a. Come to your house for a visit and while you’re in kitchen making tea, I rearrange furniture/paintings in living room
b. Clearly an aes affront
i. Manifests attitude that what is originally there is not worthy of continued unmolested existence
ii. As deemed it necessary to replace it with something else
30. So it is not only the wholesale and casual obliteration of nature’s aes qualities that is an aes affront, but so too is a milder treatment of nature that preserves or enhances its aes character
a. For it is a kind of gussying up of nature and this is an aes affront
31. In living room case, none of the 3 mitigating factors defeat charge of aes effrontery
a. Gussying up you living room constitutes an affront even if
i. It is respectful of your living room’s aes qualities
(1) I notice harmony of furniture and paintings and bring this out a bit more by careful adjustment of sofa position
ii. Improves on aes value of the room
(1) I’m an interior designer and know better
iii. Benefits your living room
(1) You and your guests enjoy it more
b. It is an aes affront as it manifests attitude that what is there originally is not worthy of continued unmolested existence since it is deemed necessary to replace it with something else
32. So too, the 3 mitigating factors do not defeat the charge of aesthetic effrontery toward nature due to env art
a. Still manifest the attitudes that what is there originally is not worthy of continued unmolested existence
b. If it were worthy of such existence, the artwork in question would not have been created (135)
a. Both with living room and nature, changing its aes qualities does not commit one to the idea that it is “not worthy of continued unmolested existence” nor that it is “necessary to replace it”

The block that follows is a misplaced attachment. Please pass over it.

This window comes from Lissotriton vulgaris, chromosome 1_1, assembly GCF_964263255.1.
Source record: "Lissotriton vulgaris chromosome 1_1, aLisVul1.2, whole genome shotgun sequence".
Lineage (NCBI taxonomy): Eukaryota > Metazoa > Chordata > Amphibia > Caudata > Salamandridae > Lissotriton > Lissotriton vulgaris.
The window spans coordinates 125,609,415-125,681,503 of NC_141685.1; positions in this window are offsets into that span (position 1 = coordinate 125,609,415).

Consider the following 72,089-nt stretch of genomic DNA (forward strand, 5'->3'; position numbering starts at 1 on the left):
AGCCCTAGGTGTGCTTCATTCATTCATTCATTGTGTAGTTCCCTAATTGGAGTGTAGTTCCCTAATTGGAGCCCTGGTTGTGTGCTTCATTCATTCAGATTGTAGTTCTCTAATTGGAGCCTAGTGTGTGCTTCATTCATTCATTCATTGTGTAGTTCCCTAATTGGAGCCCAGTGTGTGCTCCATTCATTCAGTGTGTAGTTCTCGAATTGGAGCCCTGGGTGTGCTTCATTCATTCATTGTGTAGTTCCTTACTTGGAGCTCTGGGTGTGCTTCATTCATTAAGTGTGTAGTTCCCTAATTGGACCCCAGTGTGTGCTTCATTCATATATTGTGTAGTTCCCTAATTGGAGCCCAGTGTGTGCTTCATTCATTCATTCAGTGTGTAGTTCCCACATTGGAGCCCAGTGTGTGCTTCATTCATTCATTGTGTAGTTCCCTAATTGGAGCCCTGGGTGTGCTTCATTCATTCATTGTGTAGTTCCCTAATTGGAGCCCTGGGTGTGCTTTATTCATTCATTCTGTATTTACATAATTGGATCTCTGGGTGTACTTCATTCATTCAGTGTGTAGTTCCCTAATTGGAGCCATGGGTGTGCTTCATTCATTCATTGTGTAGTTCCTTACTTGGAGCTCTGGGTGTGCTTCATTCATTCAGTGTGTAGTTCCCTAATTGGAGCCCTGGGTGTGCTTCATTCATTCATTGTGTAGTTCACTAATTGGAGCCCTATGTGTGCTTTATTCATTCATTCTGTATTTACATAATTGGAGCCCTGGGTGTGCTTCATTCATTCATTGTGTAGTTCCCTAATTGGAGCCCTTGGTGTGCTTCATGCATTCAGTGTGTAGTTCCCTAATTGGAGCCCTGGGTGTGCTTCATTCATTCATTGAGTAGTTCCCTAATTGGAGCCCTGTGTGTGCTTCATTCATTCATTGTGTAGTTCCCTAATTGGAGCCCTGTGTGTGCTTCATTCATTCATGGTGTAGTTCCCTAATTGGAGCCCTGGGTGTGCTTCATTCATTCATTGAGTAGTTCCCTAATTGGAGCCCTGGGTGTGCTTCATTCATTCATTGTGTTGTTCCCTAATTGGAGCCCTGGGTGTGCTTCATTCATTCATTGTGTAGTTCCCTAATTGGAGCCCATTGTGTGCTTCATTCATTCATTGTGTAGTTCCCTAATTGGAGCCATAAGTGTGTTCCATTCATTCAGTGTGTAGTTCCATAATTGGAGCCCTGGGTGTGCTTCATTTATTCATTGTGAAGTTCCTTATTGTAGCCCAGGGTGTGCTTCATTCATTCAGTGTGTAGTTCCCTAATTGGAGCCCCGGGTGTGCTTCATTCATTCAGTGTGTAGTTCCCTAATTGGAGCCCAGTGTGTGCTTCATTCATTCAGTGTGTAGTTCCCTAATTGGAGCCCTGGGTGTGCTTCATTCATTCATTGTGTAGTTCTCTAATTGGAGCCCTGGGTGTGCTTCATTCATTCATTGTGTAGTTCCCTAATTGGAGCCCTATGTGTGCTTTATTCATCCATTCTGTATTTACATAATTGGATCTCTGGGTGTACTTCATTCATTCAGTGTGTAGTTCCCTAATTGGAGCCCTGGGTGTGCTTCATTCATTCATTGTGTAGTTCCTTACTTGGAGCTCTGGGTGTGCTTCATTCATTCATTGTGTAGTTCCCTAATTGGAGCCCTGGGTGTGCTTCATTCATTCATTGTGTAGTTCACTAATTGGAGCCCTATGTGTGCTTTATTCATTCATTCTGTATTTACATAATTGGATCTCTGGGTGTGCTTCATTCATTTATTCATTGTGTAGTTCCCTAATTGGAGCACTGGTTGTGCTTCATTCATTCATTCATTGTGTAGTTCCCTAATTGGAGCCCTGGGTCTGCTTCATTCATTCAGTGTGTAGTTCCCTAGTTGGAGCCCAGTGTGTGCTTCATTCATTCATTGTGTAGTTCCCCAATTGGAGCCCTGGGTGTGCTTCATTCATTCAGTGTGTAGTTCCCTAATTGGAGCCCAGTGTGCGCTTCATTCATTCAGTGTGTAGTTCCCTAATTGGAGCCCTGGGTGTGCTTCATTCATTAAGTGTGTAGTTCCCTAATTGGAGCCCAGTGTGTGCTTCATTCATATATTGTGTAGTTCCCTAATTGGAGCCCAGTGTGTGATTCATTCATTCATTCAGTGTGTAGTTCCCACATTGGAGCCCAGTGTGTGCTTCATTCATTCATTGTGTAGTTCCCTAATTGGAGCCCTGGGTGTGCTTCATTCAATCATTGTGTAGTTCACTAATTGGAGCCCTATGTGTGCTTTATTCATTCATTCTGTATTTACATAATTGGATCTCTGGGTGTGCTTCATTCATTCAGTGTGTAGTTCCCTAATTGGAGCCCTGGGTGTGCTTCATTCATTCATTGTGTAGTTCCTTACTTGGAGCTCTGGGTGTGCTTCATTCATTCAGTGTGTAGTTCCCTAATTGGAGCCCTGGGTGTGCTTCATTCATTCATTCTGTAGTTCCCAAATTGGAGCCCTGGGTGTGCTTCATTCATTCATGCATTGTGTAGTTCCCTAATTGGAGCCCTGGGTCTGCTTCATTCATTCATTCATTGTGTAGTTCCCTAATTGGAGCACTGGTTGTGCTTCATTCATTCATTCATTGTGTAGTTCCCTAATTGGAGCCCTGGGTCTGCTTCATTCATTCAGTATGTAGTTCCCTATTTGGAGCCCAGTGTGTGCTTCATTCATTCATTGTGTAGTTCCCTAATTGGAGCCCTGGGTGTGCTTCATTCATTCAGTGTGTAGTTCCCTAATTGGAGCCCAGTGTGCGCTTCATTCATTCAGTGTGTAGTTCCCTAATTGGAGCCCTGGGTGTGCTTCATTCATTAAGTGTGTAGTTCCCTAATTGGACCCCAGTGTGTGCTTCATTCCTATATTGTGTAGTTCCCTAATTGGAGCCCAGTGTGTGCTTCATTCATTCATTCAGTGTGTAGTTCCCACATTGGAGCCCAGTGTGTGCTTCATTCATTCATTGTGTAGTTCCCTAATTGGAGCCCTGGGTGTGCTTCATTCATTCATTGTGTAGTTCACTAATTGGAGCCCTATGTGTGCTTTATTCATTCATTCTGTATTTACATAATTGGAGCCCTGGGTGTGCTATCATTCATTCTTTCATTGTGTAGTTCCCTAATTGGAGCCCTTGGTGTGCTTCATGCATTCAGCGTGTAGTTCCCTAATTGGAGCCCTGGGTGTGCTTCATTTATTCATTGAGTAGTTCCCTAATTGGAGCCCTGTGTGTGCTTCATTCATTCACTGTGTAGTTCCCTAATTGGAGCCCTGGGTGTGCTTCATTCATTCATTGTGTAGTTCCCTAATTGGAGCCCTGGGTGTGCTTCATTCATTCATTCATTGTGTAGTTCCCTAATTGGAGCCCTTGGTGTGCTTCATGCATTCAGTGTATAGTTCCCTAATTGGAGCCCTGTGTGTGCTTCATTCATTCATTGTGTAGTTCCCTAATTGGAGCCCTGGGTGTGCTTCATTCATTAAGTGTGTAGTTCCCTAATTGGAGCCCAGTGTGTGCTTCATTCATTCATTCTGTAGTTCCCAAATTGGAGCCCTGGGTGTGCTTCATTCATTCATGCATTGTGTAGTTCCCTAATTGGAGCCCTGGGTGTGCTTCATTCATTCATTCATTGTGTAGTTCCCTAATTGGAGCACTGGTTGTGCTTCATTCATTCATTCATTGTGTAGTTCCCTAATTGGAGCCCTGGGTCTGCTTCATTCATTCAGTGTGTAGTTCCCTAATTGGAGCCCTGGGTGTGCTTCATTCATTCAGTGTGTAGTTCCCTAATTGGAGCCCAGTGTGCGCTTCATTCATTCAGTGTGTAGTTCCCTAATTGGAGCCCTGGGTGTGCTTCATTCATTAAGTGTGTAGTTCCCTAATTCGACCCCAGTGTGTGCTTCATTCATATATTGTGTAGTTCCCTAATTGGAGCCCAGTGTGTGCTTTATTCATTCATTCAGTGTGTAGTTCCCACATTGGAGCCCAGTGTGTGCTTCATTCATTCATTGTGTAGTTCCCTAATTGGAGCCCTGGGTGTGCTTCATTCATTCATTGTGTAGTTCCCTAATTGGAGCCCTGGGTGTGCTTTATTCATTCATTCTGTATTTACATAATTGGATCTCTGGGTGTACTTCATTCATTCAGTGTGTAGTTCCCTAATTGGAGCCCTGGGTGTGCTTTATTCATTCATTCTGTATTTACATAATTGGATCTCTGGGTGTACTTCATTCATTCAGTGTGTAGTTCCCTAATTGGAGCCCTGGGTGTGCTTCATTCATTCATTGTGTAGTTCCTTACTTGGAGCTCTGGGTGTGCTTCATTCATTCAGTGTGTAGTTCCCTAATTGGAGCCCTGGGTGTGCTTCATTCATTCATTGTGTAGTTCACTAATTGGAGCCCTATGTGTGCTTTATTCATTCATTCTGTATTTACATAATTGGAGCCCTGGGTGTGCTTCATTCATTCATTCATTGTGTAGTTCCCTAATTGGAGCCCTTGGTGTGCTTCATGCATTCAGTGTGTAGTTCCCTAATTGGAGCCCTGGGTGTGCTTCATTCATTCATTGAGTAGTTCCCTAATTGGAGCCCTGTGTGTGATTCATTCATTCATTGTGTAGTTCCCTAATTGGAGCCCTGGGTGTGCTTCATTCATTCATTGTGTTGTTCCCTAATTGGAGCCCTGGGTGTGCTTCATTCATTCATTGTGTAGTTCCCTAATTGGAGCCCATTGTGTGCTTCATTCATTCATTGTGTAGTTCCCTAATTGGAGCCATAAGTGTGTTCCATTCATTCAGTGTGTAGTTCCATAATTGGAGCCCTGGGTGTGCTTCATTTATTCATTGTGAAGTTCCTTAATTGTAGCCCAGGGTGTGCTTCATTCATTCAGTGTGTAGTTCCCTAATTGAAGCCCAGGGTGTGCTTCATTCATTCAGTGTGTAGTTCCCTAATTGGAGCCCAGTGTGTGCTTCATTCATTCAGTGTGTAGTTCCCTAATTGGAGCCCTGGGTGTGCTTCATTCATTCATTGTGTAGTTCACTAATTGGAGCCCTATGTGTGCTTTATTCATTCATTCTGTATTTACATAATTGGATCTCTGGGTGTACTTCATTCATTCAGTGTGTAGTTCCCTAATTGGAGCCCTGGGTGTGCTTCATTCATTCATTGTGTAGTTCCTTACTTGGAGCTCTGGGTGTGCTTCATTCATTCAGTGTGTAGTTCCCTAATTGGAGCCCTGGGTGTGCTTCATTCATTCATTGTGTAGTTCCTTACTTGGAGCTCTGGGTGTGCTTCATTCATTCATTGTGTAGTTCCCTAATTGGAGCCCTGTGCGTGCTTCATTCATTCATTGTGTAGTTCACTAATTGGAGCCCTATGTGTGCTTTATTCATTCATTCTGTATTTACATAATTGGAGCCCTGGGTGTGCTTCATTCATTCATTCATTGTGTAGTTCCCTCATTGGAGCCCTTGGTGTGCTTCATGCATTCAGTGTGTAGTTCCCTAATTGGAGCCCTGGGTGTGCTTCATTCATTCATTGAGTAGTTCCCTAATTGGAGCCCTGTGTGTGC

i. Rather if commits me only to idea it is permissible to change those aes qualities and perhaps that it is desirable to do so
b. Might it be the case that only for things intentionally created a certain way (art or living room aesthetics) can changing their aesthetic qualities be an affront?
34. Env art necessary to save planet?
36. Even if it were true that env art was necessary to save the planet from being destroyed by humans, it would still be an aesthetic affront
37. Parading natives in European capitals
a. Capturing and parading native individuals through the capitals of Europe to increase awareness of their plight was an indignity, an affront to them, even if it was necessary or helped indigenous peoples
38. **“That fact that people in our time are so ignorant and apathetic about nature that it takes a glowing red pool of water (Goldsworthy’s Red Pool) to interest them in nature does nothing to mitigate the effrontery of such frumpery (=abuse)”
a. No reason to deny one wrong simply because existence of larger one.
39. Updating the Mona Lisa
a. By loving adding new patches of color here and there, inserting a few items of interest into the background all in the interest of enhancing works continued interest to contemporary viewers
b. Could be well intention, aes successful and even necessary in a barbaric age
c. Still an indignity to the work of art
40. TWO OBJECTIONS TO EFFRONTERY CHARGE
41. One: Can only affront (insult) persons, someone who can think, feel and respond to those actions in some way
a. Can’t affront nature (e.g., a desert mesa)
b. Just like you can only form a contract with a person and not a lake
c. If env art affronts, it can’t be nature but only other people (who get upset about what env art does to nature)
42. Parsons thinks some forms of affront/insult do require the recipient have mental capacity
a. “You’re a failure” for example is an insult makes sense to address to a person (with mental capacities), but not to a river (that fails to make it to the sea)
43. But not all affronts require recipient have mental capacity